Last reviewed: 6 Nov 2021
Last updated: 05 Oct 2018



If screening for thyroid dysfunction in the absence of hypothalamic or pituitary pathology is undertaken, serum thyroid-stimulating hormone (TSH) assay is usually the initial laboratory test. Suppressed or elevated TSH confirms presence of thyroid dysfunction but not its cause. Diagnosis of hyperthyroidism is usually confirmed with suppressed TSH and high serum levels of free thyroxine (T4) and/or free triiodothyronine (T3). If screening for hypothyroidism (primary) is undertaken, this is generally done with detection of an elevated TSH. Further testing (e.g, radioactive iodine uptake) may be used subsequently to clarify aetiologies in some cases.

Graves' disease is an autoimmune thyroid disease and is the most common form of hyperthyroidism in most areas of the world. Hyperthyroidism is caused by stimulatory TSH receptor antibodies (TRAb). The combination of a diffuse goitre, recent onset of orbitopathy, and symptoms of hyperthyroidism is diagnostic of Graves' disease.[1] In questionable cases, measurement of TRAb is used as a diagnostic test.

A toxic multinodular goitre (MNG) contains multiple autonomously functioning nodules, resulting in hyperthyroidism that generally does not remit spontaneously. Nodules function independently of TSH and are almost always benign. However, non-functioning thyroid nodules in the same goitre may be malignant. Worldwide, iodine deficiency is the most common cause of nodular goitre.[2]

An autonomously functioning thyroid nodule that causes hyperthyroidism and, generally, does not remit spontaneously.[1] Typically presents as a single large nodule and is almost always benign.[3] Worldwide, iodine deficiency is the most common cause of nodular goitre.[2]

Autoimmune-mediated inflammation of the thyroid gland with release of thyroid hormone (destructive thyroiditis), resulting in transient hyperthyroidism, frequently followed by a hypothyroid phase before recovery of normal thyroid function.[4][5] Permanent hypothyroidism may occur. Considered by many to be a variant of chronic lymphocytic (Hashimoto's) thyroiditis.[6]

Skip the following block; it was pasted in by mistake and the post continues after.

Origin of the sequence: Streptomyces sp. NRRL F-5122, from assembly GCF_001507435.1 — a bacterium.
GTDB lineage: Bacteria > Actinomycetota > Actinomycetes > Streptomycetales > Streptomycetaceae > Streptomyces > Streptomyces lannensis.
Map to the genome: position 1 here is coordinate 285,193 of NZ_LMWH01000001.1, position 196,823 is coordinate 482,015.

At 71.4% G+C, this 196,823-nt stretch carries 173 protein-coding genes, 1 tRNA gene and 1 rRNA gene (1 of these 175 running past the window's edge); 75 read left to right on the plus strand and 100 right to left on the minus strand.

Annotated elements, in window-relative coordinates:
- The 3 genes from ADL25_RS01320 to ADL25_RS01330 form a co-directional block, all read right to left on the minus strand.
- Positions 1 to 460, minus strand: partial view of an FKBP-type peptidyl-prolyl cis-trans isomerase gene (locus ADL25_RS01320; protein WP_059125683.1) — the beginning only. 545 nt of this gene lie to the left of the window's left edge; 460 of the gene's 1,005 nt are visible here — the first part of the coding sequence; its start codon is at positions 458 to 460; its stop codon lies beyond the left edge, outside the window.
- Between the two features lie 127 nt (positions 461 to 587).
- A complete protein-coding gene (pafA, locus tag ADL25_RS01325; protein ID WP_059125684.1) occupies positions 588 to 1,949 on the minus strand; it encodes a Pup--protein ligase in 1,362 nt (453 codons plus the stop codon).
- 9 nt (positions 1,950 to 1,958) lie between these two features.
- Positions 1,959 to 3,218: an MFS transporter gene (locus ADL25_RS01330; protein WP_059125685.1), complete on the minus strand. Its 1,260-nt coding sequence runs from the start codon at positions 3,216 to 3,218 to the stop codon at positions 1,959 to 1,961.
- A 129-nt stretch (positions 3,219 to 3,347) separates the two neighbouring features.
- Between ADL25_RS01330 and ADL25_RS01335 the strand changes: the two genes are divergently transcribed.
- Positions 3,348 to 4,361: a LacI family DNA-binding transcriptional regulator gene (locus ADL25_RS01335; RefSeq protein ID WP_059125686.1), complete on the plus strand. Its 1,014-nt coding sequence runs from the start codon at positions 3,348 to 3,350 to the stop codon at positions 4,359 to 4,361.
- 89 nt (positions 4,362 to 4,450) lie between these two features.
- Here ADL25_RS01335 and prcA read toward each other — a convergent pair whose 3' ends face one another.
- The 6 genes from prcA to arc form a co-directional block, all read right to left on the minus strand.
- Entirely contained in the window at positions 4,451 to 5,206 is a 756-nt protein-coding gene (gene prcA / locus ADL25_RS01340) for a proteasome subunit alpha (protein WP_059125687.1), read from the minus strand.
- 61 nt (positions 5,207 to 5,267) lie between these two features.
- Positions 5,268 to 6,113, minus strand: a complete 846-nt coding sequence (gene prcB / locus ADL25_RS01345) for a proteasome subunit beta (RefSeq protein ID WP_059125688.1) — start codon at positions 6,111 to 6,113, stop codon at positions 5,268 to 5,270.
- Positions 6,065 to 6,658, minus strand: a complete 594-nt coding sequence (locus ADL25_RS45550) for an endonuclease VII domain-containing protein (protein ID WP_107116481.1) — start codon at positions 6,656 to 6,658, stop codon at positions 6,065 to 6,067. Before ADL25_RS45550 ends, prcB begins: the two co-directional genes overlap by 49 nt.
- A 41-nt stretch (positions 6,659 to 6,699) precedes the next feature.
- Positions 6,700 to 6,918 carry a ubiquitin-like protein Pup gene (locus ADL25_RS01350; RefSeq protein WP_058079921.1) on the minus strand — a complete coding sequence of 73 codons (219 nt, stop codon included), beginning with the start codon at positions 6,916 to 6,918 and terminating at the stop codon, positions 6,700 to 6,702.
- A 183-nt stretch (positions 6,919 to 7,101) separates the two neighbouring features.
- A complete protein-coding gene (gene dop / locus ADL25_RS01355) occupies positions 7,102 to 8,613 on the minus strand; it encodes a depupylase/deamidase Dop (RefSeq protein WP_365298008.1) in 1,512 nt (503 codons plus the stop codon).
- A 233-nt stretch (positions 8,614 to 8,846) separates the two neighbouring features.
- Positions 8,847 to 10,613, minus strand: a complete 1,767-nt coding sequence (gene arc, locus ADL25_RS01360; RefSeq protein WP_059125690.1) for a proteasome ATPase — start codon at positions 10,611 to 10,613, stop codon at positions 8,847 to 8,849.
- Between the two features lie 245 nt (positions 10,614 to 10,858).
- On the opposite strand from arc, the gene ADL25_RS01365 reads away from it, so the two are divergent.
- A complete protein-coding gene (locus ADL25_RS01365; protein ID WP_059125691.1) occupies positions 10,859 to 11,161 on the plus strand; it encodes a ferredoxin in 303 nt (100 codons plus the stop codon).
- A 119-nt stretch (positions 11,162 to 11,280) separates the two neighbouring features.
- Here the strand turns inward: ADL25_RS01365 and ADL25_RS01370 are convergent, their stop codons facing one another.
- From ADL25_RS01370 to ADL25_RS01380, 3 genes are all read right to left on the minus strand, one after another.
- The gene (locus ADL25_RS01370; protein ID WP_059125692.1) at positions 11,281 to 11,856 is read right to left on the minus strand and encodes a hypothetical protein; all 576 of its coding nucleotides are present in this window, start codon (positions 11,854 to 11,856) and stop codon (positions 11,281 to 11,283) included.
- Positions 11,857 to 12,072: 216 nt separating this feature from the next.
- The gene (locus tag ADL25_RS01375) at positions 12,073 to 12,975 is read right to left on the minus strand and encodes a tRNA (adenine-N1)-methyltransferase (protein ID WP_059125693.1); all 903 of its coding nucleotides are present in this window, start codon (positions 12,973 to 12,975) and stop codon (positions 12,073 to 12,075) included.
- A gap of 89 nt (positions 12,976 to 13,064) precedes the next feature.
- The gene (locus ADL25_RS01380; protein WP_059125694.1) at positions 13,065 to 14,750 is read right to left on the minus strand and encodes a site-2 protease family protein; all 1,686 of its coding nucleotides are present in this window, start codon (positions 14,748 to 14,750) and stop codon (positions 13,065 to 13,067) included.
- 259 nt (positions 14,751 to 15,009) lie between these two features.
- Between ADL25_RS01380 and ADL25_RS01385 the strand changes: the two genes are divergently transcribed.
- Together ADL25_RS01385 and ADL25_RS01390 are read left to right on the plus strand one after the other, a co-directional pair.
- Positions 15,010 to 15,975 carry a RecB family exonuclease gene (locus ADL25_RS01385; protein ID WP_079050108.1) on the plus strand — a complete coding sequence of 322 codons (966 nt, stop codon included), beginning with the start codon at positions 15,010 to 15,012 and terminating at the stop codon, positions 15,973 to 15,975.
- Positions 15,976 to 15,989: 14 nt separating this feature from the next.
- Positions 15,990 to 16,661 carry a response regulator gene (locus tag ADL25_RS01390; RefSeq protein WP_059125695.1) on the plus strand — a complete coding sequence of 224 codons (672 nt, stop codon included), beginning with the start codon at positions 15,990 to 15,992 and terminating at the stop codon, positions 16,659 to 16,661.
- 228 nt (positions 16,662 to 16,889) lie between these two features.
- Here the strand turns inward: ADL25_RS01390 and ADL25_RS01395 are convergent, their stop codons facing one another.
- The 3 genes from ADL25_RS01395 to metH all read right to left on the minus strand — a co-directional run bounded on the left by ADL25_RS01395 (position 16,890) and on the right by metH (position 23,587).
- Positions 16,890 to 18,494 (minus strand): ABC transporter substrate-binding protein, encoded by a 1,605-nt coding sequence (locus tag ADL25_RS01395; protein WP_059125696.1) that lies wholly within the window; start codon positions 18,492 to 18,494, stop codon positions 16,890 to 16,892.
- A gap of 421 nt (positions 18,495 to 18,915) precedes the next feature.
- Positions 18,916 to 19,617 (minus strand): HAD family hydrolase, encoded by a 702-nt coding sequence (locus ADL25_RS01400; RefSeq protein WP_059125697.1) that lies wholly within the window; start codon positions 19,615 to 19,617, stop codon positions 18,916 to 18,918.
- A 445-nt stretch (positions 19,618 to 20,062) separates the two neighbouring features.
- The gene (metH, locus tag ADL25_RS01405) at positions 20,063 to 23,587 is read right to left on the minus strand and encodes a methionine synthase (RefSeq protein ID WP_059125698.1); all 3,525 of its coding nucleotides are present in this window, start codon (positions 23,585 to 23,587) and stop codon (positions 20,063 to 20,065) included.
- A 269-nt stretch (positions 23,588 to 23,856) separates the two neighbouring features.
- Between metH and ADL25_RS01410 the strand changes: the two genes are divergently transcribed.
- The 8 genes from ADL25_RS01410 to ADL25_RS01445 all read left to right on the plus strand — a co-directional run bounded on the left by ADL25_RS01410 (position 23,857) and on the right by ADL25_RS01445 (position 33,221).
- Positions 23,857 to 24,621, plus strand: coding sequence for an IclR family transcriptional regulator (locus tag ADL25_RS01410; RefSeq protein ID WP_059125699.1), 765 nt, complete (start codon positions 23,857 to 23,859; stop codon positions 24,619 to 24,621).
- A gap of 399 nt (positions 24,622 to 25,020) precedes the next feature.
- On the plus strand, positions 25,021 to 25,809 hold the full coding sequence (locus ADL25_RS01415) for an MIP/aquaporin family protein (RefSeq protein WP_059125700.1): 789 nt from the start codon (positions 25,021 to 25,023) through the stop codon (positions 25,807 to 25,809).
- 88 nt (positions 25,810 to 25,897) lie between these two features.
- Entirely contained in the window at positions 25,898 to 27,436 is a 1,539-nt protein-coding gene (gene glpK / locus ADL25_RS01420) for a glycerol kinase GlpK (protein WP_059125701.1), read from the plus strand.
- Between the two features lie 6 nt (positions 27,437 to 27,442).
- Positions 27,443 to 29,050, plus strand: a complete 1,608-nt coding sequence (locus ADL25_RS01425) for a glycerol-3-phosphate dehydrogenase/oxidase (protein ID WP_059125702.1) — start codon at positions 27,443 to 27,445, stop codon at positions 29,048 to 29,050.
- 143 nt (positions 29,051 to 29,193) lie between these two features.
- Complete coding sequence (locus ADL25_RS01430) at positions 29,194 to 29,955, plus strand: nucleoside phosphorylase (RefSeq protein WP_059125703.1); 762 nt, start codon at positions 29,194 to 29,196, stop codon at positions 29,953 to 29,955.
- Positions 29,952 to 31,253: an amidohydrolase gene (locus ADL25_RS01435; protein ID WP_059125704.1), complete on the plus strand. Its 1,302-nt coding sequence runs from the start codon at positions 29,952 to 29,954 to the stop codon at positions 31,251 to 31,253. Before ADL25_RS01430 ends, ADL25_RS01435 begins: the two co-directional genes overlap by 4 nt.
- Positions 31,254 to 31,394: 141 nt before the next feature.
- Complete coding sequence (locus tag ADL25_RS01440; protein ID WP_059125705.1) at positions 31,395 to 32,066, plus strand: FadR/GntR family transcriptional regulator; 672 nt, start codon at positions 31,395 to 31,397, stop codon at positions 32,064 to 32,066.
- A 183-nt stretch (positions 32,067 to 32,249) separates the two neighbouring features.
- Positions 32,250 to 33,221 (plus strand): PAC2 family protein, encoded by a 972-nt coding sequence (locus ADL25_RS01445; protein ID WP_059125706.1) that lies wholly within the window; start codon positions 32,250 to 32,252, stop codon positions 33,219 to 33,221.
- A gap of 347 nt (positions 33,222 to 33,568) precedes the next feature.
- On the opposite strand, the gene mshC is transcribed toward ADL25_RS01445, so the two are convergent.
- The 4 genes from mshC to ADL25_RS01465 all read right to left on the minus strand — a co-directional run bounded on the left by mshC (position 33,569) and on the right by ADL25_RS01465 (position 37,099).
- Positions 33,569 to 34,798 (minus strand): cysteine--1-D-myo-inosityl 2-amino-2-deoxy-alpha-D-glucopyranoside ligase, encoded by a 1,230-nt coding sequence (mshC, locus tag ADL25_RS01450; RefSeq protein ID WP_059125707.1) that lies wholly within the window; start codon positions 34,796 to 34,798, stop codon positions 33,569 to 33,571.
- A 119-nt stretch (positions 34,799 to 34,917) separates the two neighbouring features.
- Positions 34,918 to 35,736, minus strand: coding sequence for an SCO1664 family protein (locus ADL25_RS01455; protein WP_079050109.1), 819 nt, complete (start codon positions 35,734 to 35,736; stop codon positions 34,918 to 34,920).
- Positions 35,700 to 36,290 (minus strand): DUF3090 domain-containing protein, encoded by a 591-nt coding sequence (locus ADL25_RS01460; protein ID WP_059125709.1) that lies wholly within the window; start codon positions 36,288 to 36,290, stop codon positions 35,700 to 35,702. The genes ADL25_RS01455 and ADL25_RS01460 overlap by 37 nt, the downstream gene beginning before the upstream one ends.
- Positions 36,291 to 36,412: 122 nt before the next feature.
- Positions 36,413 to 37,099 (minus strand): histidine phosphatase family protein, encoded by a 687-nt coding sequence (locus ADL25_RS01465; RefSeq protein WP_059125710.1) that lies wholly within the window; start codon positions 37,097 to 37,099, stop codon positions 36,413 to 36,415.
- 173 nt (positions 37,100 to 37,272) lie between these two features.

Inflammation of the thyroid characterised by a triphasic course of transient thyrotoxicosis, followed by hypothyroidism, followed by return to euthyroidism.[7][8] The initial thyrotoxic phase is associated with thyroid pain, high serum thyroid hormone levels with a low radioiodine uptake, elevated erythrocyte sedimentation rate, elevated C-reactive protein, and a systemic illness similar to influenza, with fever, myalgia, and malaise.[9][10]

Clinical state resulting from underproduction of T4 and T3. Low free T4 with an elevated TSH is diagnostic of primary hypothyroidism. Autoimmune thyroiditis (Hashimoto's disease) is the most common cause of primary hypothyroidism.[11] Secondary/central hypothyroidism is caused by pituitary or hypothalamic dysfunction.

The result of anterior pituitary or hypothalamic dysfunction. Aetiology may be congenital, neoplastic, inflammatory, infiltrative (e.g., tuberculosis, syphilis, fungal infections, toxoplasmosis, sarcoidosis, haemochromatosis, histiocytosis[12][13][14]), traumatic, or iatrogenic. Pituitary mass lesions, especially pituitary adenomas, are the most common cause.[15]

Most commonly presents as an asymptomatic thyroid nodule in a woman in her 30s or 40s. Detection might follow physical examination or be an incidental finding on neck ultrasound or computed tomography. Treatment of the most common types (papillary or follicular) generally involves surgery, followed by radioactive iodine ablation and TSH suppression.

Thyroid parenchymal expansion can result from diffuse enlargement or infiltration of the thyroid gland, or from the presence of one or more thyroid nodules.

Ultrasonography is the initial test of choice for evaluating the structure and anatomical location of a neck mass. If the mass or nodule arises from the thyroid gland, clinical evaluation and biochemical tests will determine whether the mass is hormonally active.



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